So, one day he had me come to his class - was it last year, or the year before. I think the year before. He wanted me to talk to the kids about writing books. As I was fairly sure I knew more about that than the kids did, I accepted the invitation. And in doing that, got an insiders view of what went on in the classroom-crowned-with-a-
He handled the room the way a magician handles an audience—slight of hand, phrase—I know a pro when I see one. He treated his kids pretty much the way he treated us grownups, with that wry, limit-setting tongue of his—sometimes a little sharp, but only because he respects us enough to give us a straight-up answer. I teased him about his hair. I teased him about marriage. He gave me back as good as I got. Which is why we became friends.
But the thing that gave me the most insight into him was what I saw in the halls of that school as we came back in from recess. It was like the man was a magnet, walking through a hallway full of iron filings. Kids would leap out of the student flow and attach themselves to him - throw their arms around him and bury their faces in his shirt. That, or throw words at him, like they had five seconds to get in a round of speed tennis. And I knew him then - the favorite teacher. The guy piloting the fifth grade class. I almost remembered him, because my own fifth grade teacher had won my own love, back in the day. But I never would have thrown my arms around him the way those kids were doing.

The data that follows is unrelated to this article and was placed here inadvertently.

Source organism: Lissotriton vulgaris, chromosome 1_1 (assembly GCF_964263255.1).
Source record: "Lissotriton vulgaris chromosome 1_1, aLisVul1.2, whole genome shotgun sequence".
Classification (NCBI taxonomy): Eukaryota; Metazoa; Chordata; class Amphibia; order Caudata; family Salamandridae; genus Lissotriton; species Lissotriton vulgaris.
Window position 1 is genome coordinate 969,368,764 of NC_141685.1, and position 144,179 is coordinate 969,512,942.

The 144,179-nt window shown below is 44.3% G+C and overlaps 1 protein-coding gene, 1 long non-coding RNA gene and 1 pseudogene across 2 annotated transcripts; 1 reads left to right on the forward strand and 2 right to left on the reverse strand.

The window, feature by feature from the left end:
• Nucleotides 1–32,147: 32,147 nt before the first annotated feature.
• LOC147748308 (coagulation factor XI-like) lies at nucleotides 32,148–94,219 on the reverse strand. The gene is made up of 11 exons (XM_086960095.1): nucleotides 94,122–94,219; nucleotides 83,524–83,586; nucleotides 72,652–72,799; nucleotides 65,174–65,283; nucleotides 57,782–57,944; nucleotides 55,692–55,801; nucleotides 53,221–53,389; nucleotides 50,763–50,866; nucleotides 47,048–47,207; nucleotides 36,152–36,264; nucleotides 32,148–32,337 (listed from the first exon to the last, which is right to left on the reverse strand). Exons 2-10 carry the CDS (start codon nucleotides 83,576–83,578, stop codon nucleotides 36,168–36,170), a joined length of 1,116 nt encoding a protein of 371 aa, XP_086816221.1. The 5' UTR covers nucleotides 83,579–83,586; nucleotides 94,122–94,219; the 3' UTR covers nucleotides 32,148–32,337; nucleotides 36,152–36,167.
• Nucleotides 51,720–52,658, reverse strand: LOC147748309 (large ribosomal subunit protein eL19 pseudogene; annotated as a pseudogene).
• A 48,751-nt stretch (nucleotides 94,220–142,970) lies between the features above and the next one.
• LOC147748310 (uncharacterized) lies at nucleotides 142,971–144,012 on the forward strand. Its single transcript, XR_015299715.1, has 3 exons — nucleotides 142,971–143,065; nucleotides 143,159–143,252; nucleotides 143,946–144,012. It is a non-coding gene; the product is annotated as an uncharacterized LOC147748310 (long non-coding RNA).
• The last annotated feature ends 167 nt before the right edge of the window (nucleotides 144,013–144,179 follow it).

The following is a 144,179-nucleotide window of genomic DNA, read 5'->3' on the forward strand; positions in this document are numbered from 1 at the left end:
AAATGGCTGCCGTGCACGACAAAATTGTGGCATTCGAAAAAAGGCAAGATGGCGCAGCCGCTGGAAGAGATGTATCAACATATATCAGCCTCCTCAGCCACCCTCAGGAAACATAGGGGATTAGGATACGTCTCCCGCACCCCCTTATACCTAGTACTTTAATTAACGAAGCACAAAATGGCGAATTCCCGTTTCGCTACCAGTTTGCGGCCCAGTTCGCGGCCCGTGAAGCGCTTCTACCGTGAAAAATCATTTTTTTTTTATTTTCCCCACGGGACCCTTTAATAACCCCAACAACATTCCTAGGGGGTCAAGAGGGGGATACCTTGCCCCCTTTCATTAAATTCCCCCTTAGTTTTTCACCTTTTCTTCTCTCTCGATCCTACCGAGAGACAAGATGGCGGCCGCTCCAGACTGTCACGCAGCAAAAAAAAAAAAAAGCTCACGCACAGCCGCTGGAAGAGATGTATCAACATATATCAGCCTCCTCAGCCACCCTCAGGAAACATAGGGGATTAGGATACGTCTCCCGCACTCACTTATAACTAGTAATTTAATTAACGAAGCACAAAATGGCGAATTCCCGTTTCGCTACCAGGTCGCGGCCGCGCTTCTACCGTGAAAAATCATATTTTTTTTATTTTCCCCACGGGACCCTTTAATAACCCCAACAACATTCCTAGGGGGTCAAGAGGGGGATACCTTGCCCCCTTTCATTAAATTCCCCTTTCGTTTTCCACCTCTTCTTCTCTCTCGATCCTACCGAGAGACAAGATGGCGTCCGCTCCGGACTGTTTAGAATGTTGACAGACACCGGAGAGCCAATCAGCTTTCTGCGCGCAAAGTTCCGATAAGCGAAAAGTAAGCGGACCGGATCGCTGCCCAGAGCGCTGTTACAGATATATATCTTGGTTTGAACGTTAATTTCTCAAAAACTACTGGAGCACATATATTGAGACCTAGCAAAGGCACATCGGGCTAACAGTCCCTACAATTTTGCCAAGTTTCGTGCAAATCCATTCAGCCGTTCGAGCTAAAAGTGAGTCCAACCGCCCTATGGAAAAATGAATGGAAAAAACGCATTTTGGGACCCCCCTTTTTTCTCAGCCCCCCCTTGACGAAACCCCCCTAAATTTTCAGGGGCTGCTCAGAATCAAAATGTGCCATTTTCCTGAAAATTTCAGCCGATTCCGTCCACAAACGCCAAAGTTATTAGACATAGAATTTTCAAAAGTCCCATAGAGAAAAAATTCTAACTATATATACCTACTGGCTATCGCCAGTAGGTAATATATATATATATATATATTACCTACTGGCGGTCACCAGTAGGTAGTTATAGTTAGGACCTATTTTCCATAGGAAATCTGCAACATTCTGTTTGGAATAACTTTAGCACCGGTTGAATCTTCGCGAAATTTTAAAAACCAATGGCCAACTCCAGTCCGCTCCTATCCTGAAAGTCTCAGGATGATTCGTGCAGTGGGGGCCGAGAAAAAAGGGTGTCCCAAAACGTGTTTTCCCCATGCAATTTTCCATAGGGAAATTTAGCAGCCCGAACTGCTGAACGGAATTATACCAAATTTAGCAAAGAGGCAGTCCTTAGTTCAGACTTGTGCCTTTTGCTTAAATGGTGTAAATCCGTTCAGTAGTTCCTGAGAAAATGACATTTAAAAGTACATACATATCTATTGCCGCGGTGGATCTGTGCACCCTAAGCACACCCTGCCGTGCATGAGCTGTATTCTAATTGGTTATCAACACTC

I don't know much more than that about Jason. Well, a few things—we did have a chance to talk a couple of times. Funny - the last time we got together, it was him giving me courage and hope, strength to go on. The irony stings. All I know is, I hardly knew him, but he loomed large in my life nonetheless. And he will be missed.